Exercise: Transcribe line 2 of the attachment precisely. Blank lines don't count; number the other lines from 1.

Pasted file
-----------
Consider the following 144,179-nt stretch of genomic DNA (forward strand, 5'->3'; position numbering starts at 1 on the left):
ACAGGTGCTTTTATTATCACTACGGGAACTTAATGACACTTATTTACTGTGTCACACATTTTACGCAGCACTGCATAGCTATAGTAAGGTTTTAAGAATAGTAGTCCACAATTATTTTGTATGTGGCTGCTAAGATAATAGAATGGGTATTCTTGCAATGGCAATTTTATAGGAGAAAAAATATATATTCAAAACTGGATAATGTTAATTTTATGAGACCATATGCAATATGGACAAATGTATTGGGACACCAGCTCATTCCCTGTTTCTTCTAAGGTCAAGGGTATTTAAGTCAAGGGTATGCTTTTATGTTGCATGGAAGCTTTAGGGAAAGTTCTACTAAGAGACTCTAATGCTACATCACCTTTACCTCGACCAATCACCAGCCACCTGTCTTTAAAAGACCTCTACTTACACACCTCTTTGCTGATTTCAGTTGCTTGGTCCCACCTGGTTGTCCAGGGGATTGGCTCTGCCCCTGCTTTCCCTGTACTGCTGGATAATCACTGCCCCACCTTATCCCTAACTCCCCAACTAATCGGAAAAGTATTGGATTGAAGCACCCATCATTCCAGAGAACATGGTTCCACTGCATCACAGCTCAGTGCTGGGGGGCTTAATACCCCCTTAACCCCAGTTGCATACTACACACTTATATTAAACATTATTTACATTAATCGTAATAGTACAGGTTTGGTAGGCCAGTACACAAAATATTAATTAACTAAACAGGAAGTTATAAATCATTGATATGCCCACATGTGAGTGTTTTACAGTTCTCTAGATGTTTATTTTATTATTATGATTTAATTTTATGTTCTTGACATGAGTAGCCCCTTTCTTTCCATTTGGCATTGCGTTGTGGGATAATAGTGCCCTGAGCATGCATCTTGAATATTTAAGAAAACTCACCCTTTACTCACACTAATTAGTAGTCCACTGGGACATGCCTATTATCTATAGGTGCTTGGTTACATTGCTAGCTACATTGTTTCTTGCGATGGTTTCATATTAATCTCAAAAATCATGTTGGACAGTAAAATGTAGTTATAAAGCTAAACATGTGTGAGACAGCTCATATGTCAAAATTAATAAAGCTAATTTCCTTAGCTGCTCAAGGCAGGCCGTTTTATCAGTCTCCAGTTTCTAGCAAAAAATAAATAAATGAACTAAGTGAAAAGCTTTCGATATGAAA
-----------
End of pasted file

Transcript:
ACAGGTGCTTTTATTATCACTACGGGAACTTAATGACACTTATTTACTGTGTCACACATTTTACGCAGCACTGCATAGCTATAGTAAGGTTTTAAGAATAGTAGTCCACAATTATTTTGTATGTGGCTGCTAAGATAATAGAATGGGTATTCTTGCAATGGCAATTTTATAGGAGAAAAAATATATATTCAAAACTGGATAATGTTAATTTTATGAGACCATATGCAATATGGACAAATGTATTGGGACACCAGCTCATTCCCTGTTTCTTCTAAGGTCAAGGGTATTTAAGTCAAGGGTATGCTTTTATGTTGCATGGAAGCTTTAGGGAAAGTTCTACTAAGAGACTCTAATGCTACATCACCTTTACCTCGACCAATCACCAGCCACCTGTCTTTAAAAGACCTCTACTTACACACCTCTTTGCTGATTTCAGTTGCTTGGTCCCACCTGGTTGTCCAGGGGATTGGCTCTGCCCCTGCTTTCCCTGTACTGCTGGATAATCACTGCCCCACCTTATCCCTAACTCCCCAACTAATCGGAAAAGTATTGGATTGAAGCACCCATCATTCCAGAGAACATGGTTCCACTGCATCACAGCTCAGTGCTGGGGGGCTTAATACCCCCTTAACCCCAGTTGCATACTACACACTTATATTAAACATTATTTACATTAATCGTAATAGTACAGGTTTGGTAGGCCAGTACACAAAATATTAATTAACTAAACAGGAAGTTATAAATCATTGATATGCCCACATGTGAGTGTTTTACAGTTCTCTAGATGTTTATTTTATTATTATGATTTAATTTTATGTTCTTGACATGAGTAGCCCCTTTCTTTCCATTTGGCATTGCGTTGTGGGATAATAGTGCCCTGAGCATGCATCTTGAATATTTAAGAAAACTCACCCTTTACTCACACTAATTAGTAGTCCACTGGGACATGCCTATTATCTATAGGTGCTTGGTTACATTGCTAGCTACATTGTTTCTTGCGATGGTTTCATATTAATCTCAAAAATCATGTTGGACAGTAAAATGTAGTTATAAAGCTAAACATGTGTGAGACAGCTCATATGTCAAAATTAATAAAGCTAATTTCCTTAGCTGCTCAAGGCAGGCCGTTTTATCAGTCTCCAGTTTCTAGCAAAAAATAAATAAATGAACTAAGTGAAAAGCTTTCGATATGAAA